Two mimosas deep into a lazy Sunday afternoon brunch with friends, I received a phone call that in less than four hours, I would be covering the 44th Annual Kennedy Center Honors. In a panicked frenzy, I found myself in the Hall of Nations at 4:15 p.m. with fellow members of the press to check in and subsequently be ushered to get an onsite rapid Covid test — a negative result, proof of vaccination and masks were all required for attendees. Admittedly, I was underdressed in my black cocktail dress, and my hair was not quaffed like some of my more prepared peers, but with my cleared negative Covid test in hand, I was ready to attend my first Kennedy Center Honors.
Suppressing my excitement was out of the question as guests entered and posed on the step and repeat. This year’s five honorees — Motown founder Berry Gordy, “Saturday Night Live” creator Lorne Michaels, all-around icon Bette Midler, singer-songwriter Joni Mitchell and legendary opera singer Justino Díaz — brought out some of the biggest power players in entertainment and politics. I started to get celebrity whiplash as I watched generations of SNL stars flow in alongside Motown and Hollywood royalty.
Unlike most award shows, the focus was not on competition, but rather on celebrating the five individuals who revolutionized their art forms and were pivotal in shaping our current cultural landscape. The night’s sentiment, along with being the first guest-attended Honors since the pandemic, cultivated a shared gratitude and energy among the crowd.
In the packed Opera House, David Letterman opened the ceremony with a bold claim that this would be the best show on the planet that evening. What sounded like hyperbole was actually a justified statement: There was an outpour of performances from famed and esteemed talent all wanting to pay their respect to the honorees. While I had a sneak peek of who would potentially grace the stage, the show was full of surprise guests and performances from stars who foregone the red carpet.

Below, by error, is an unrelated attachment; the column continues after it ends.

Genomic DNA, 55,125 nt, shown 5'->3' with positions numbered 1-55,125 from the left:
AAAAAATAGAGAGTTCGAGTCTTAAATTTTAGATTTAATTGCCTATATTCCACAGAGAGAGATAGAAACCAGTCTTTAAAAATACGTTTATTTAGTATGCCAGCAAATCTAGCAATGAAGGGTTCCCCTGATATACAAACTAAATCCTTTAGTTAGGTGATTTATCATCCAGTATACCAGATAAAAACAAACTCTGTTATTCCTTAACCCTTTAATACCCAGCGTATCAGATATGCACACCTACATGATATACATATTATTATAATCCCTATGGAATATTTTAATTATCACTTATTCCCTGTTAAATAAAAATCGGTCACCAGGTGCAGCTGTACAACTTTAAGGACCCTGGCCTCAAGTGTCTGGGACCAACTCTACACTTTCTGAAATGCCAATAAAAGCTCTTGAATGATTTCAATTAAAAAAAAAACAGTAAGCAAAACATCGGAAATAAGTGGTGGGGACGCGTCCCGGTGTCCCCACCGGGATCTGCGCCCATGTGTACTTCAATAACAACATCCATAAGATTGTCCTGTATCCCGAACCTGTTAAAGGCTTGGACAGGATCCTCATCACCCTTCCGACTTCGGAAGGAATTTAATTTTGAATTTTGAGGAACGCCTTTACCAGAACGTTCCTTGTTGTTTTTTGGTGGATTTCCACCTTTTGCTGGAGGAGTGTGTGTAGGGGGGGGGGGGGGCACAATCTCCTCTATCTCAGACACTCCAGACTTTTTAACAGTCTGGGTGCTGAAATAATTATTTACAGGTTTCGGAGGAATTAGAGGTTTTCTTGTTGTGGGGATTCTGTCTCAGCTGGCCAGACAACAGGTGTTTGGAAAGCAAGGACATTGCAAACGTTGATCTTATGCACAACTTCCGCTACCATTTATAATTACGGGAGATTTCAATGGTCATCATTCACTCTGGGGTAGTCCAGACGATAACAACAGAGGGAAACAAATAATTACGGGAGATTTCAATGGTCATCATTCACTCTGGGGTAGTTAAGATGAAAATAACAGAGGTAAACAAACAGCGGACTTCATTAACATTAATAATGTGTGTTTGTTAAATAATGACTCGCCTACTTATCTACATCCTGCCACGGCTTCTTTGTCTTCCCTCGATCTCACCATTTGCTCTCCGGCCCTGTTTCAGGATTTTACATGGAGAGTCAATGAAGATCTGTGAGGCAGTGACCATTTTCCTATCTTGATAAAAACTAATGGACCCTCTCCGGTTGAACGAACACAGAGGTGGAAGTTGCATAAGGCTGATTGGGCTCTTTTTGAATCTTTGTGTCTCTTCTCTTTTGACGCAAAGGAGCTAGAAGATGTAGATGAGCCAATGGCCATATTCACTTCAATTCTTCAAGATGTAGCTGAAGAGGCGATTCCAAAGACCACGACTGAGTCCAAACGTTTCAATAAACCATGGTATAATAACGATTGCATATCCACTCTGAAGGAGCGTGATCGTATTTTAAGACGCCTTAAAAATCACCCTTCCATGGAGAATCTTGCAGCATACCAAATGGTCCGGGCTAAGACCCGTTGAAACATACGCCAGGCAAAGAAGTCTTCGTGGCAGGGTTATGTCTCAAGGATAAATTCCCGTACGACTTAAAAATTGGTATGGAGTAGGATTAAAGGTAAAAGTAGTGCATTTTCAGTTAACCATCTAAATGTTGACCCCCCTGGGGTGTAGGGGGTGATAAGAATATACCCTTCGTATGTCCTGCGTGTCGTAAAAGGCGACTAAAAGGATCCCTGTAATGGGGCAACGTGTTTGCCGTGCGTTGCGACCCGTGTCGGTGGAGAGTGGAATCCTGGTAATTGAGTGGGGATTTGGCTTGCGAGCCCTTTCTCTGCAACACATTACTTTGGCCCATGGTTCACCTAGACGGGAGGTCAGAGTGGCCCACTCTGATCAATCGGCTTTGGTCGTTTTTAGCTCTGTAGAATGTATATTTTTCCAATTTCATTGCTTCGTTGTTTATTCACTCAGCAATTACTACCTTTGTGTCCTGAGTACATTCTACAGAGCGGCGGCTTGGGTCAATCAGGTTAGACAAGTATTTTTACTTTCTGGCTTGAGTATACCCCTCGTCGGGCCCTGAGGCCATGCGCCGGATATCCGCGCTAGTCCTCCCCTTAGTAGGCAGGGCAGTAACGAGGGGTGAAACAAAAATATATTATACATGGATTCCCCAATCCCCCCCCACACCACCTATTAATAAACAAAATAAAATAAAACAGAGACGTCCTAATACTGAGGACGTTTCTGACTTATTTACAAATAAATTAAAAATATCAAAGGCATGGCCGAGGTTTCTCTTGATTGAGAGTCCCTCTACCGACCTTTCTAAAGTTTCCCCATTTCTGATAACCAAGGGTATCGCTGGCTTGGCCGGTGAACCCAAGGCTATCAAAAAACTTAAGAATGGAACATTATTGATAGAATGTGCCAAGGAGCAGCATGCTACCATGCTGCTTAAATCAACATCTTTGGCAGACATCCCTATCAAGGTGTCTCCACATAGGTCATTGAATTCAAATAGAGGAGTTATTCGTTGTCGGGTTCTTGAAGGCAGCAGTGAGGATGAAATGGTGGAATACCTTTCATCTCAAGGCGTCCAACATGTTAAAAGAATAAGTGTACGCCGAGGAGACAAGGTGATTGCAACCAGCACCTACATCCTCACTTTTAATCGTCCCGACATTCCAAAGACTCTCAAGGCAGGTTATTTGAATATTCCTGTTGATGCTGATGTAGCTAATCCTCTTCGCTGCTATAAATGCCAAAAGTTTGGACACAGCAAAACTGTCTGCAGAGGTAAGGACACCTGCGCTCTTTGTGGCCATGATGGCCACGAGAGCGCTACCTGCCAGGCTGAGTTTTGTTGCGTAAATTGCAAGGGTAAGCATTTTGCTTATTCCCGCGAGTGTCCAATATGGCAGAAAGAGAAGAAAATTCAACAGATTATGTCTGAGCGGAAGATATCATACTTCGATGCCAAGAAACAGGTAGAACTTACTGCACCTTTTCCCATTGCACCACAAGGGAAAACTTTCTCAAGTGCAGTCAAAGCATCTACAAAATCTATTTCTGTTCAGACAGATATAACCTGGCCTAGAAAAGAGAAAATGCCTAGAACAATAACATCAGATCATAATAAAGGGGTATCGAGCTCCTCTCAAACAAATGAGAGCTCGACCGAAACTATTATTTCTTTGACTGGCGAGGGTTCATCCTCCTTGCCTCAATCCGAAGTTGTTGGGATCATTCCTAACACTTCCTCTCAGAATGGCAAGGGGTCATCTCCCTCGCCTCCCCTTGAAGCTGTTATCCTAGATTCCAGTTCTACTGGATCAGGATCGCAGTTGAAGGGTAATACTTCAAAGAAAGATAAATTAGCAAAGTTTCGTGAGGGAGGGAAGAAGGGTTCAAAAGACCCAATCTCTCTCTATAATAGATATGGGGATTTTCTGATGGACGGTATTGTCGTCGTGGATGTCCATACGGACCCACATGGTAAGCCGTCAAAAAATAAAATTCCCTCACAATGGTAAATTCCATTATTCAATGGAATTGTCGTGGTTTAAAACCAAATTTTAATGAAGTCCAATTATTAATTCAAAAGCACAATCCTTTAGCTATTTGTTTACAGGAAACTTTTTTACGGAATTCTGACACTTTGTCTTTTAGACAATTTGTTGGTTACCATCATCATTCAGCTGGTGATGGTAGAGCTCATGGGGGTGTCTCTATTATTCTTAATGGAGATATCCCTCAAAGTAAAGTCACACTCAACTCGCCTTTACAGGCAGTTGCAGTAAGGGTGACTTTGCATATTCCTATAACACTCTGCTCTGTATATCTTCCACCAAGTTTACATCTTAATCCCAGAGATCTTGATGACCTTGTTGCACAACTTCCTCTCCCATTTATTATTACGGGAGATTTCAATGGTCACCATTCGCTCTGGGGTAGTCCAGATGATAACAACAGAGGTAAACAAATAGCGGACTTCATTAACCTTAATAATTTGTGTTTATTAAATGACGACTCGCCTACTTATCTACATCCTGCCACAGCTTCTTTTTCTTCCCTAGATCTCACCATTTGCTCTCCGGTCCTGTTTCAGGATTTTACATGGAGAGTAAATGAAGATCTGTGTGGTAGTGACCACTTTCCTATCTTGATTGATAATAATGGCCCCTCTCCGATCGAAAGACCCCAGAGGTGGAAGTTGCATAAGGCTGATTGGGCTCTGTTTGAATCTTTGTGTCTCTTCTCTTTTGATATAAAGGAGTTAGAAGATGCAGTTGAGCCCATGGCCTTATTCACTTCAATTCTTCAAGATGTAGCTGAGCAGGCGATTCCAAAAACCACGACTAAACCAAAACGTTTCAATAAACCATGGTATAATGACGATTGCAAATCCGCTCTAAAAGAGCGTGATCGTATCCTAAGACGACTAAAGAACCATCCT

A Presidential Welcome
President Biden, First Lady Dr. Jill Biden, Vice President Kamala Harris and Second Gentlemen Douglas Emhoff sat next to the honorees throughout the evening. While a standard tradition since the Honors began, a president had not welcomed the honorees for the last four years prior to the Biden administration. As a result, there were several ovations and shout-outs from presenters throughout the night, acknowledging the President’s box being occupied again.
Berry Gordy, who along with the other honorees went to a press conference at the White House prior to the show, was truly touched, saying, “We all appreciated the time Biden took with us. He was wonderful and so gracious.”
Joni Mitchell’s Tribute Made Us All Appreciate Feeling “Blue”
Dan Levy and director Cameron Crowe shared poignant speeches on how Joni Mitchell’s lyricism and music saturated their childhood memories and influenced their careers. Known for her ethereal voice and emotionally raw lyrics, Mitchell’s tribute included several performances of her most popular songs by Brandi Carlile, Ellie Goulding, Brittany Howard and Norah Jones.
The Loveable Villain
Justino Díaz’s tribute focused on his long career as one of the most influential operatic baritones to grace the stage, including scene performances from “Carmen,” “Faust” and “Othello.” Starring in 38 different roles for 21 seasons, Díaz was often cast in villain roles, but a performance from both his daughters, which moved him to tears, demonstrated how loving and kindhearted Díaz is known to be behind the scenes.